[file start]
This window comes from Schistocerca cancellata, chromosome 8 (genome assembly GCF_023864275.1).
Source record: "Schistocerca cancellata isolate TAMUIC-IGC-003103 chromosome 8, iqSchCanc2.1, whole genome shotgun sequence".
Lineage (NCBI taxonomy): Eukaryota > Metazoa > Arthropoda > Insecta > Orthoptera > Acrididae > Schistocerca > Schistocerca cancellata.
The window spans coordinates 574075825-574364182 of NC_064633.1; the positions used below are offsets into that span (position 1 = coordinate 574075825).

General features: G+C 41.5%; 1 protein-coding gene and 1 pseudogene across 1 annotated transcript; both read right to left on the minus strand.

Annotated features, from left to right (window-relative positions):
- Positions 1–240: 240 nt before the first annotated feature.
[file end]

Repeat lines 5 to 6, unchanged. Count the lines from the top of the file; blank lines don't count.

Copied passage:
General features: G+C 41.5%; 1 protein-coding gene and 1 pseudogene across 1 annotated transcript; both read right to left on the minus strand.

Annotated features, from left to right (window-relative positions):